But it's also really important to recognize that Littman, in the article, documents that in today's moral context of adolescents and young adulthood, coming out as transgender or, for that matter, identifying with any kind of sexual behavior that is outside the norm, or gender identity outside the norm, actually, at this time, increases popularity among adolescents, high school students, and college students. Given the bent of today's culture and to the success of the moral revolution, as Littman points out, coming out in one way, or another, these days can lead to the experience especially by a female adolescent of increased popularity and unprecedented affirmation.
The academic article is 41 pages long, with notes, and it's really interesting to see where Littman concludes her article. She concludes by saying that this appears to be a major issue that might contribute to the well-being, or the lack of well-being, among adolescents and young adults, particularly, female. And it's really interesting that she doesn't even call for any kind of, what you might consider to be, commensurate response. In this article, all she calls for is further research and further analysis.
When an academic controversy is not merely academic: The real life implications of a controversy over scientific research and transgender youth
Well, all that's important enough, but where would the story go from there? Well, it takes us back to the campus of Brown University. Now, we need to remind ourselves that Brown University, like so many of the other major elite private institutions of higher education in America, was established as a Christian institution. It was established by Christians. The most famous early president of Brown University was Francis Wayland, the 19th Century president, who also taught, as most university and college presidents did at the time, moral philosophy. And Francis Wayland was also very important in creating the Evangelical Protestant Intelligentsia in the United States in the 19th Century.
But fast forwarding to more modern times, Brown University probably wins the contest year-after-year for being the most liberal of the Ivies and, especially, having the most liberal student body. And going back to the campus, that's where we find out that the controversy there is revealed in a news release, by the university, with the headline, "Brown," that means Brown University, "Statement on Gender Dysphoria Study." Now, what would be the university's statement? Well, the statement has to do with the fact that its news agency removed a statement indicating a news summary about Professor Littman's research and instead it put up a statement saying that clearly this issue, and the professor, and her research would require further scrutiny.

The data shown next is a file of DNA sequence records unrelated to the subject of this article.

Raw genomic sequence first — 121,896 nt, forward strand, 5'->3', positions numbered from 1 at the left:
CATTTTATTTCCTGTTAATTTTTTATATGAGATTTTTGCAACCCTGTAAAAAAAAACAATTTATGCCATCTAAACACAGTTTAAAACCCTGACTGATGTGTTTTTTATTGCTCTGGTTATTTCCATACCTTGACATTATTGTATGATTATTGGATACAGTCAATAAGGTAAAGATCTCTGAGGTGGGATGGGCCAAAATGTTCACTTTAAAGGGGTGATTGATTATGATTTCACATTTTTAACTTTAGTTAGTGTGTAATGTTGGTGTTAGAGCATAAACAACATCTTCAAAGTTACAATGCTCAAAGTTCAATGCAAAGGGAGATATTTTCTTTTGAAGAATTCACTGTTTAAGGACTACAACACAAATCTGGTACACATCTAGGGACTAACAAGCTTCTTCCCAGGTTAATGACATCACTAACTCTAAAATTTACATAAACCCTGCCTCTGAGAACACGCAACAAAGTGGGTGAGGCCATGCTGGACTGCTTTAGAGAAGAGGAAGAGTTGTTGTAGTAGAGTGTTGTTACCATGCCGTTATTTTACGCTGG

Now, what's interesting there is that that's virtually unprecedented. For a university to put up a news research note about one of its own professors and then to take it down. And what's also evident in this statement, coming from officials of Brown University, is that they took it down because of sustained outrage and activism coming from those who were greatly offended by this academic research. But it's one thing for those operating from a Christian worldview to understand what's going on here and to call it by its proper name. It's quite a different thing for that kind of criticism and analysis to come from a former dean of the medical school at Harvard University. But that's exactly what we find in a major article responding to this controversy, which is authored by Jeffery S. Flier. He is the Harvard University Distinguished Service Professor and Higgins Professor of Medicine and Neurobiology, and the former dean of the Harvard Medical School.
The title of his essay, "As a Former Dean of Harvard Medical School, I Question Brown's Failure to Defend Lisa Littman." As Dr. Flier writes, "The fact that Brown University deleted its initial promotional reference to Dr. Littman's work from the university's website. Then replaced it with a note explaining how Dr. Littman's work might harm members of the transgender community." Well, as Dr. Flier says, "That presents a cautionary tale." He goes on to say, "Increasingly, research on politically charged topics is subject to indiscriminate attack on social media which, in turn, can pressure school administrators to subvert established norms regarding the protection of free academic inquiry." He mentions the statement from the scholarly journal PLOS One. That they would subject this research to further scrutiny and the affirmation of the very same point by Professor Littman's employer, Brown University.